Catpund is a quarry site in Shetland, Scotland, where steatite vessels were cut from the rock from prehistory onwards. The quarrying marks are still visible today.
The Catpund quarry is located beside a burn in Mainland, Shetland.
Evidence of quarrying from Catpund has been recognised from the 1940s at the latest. An excavation in 1988 revealed part of the quarry floor including the hollows remaining from over one hundred soapstone vessels. Similar vessels were discovered in the later Norse levels at Jarlshof dating to the 12th and 13th centuries AD.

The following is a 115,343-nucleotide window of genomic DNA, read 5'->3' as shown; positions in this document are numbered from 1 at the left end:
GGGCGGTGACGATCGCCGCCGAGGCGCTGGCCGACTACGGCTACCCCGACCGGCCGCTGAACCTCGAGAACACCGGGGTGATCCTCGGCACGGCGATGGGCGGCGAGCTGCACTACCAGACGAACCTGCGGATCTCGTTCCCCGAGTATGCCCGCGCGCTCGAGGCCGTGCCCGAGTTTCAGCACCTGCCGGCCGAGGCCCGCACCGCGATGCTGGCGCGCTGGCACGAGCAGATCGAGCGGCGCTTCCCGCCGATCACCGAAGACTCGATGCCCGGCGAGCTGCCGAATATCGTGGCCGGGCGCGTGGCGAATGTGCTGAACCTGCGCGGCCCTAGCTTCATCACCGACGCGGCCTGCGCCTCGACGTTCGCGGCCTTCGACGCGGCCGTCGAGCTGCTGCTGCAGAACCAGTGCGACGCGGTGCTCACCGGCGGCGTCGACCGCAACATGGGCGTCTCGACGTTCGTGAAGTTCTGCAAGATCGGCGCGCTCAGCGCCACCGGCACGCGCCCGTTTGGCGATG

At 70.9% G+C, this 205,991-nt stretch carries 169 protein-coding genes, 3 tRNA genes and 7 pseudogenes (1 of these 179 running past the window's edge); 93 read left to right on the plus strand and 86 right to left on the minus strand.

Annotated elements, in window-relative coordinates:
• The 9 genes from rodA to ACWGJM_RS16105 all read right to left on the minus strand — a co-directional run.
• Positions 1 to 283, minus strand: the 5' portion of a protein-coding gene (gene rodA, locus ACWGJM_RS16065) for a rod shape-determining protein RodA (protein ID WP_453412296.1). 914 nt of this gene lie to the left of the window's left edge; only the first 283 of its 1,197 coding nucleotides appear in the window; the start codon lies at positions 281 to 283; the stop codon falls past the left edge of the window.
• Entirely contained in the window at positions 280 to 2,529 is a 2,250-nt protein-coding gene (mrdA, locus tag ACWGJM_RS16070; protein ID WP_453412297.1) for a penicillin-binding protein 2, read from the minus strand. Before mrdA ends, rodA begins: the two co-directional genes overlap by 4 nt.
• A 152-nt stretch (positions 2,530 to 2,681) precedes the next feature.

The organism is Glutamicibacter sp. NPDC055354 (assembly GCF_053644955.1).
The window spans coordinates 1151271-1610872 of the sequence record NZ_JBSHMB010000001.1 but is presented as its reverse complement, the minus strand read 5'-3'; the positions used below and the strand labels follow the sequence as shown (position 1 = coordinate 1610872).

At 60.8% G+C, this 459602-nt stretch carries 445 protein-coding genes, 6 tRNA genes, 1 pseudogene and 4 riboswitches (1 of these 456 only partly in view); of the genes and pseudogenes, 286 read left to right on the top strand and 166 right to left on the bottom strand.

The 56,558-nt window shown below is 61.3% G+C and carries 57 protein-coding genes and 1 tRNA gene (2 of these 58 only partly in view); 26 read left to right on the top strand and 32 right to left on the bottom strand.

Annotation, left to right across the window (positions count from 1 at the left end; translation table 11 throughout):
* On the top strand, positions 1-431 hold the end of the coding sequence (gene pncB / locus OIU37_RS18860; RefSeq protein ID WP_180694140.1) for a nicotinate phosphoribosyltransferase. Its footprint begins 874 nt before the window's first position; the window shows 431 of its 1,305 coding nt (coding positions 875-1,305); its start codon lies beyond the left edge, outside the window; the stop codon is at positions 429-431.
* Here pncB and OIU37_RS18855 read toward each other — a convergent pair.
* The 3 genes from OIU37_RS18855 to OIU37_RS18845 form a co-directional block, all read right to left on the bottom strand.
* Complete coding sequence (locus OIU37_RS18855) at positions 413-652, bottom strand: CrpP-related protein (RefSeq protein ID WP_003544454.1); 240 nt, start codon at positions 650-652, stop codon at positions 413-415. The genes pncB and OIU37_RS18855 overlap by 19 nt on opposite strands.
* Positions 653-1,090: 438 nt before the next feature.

Quarrying scars can be seen along the bank of the burn of Catpund where vessels were chiseled from the rock. Similarities with vessels from Jarlshof indicate that the quarried vessels were likely of Norse date.
Several fragments of steatite vessels have been discovered from Catpund and are currently found in the Shetland Museum and the National Museum of Scotland.